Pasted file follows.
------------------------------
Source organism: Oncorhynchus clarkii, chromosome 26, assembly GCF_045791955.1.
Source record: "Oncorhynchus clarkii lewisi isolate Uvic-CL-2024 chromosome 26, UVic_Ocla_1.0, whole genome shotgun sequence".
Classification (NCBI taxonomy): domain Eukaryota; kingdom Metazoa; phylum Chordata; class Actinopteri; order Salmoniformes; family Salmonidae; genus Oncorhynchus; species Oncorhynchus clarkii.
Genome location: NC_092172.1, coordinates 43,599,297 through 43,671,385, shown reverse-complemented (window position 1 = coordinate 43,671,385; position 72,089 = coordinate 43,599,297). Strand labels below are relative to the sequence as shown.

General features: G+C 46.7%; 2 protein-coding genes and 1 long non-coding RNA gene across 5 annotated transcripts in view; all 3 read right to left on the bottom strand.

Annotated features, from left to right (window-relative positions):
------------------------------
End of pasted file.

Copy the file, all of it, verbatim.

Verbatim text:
Source organism: Oncorhynchus clarkii, chromosome 26, assembly GCF_045791955.1.
Source record: "Oncorhynchus clarkii lewisi isolate Uvic-CL-2024 chromosome 26, UVic_Ocla_1.0, whole genome shotgun sequence".
Classification (NCBI taxonomy): domain Eukaryota; kingdom Metazoa; phylum Chordata; class Actinopteri; order Salmoniformes; family Salmonidae; genus Oncorhynchus; species Oncorhynchus clarkii.
Genome location: NC_092172.1, coordinates 43,599,297 through 43,671,385, shown reverse-complemented (window position 1 = coordinate 43,671,385; position 72,089 = coordinate 43,599,297). Strand labels below are relative to the sequence as shown.

General features: G+C 46.7%; 2 protein-coding genes and 1 long non-coding RNA gene across 5 annotated transcripts in view; all 3 read right to left on the bottom strand.

Annotated features, from left to right (window-relative positions):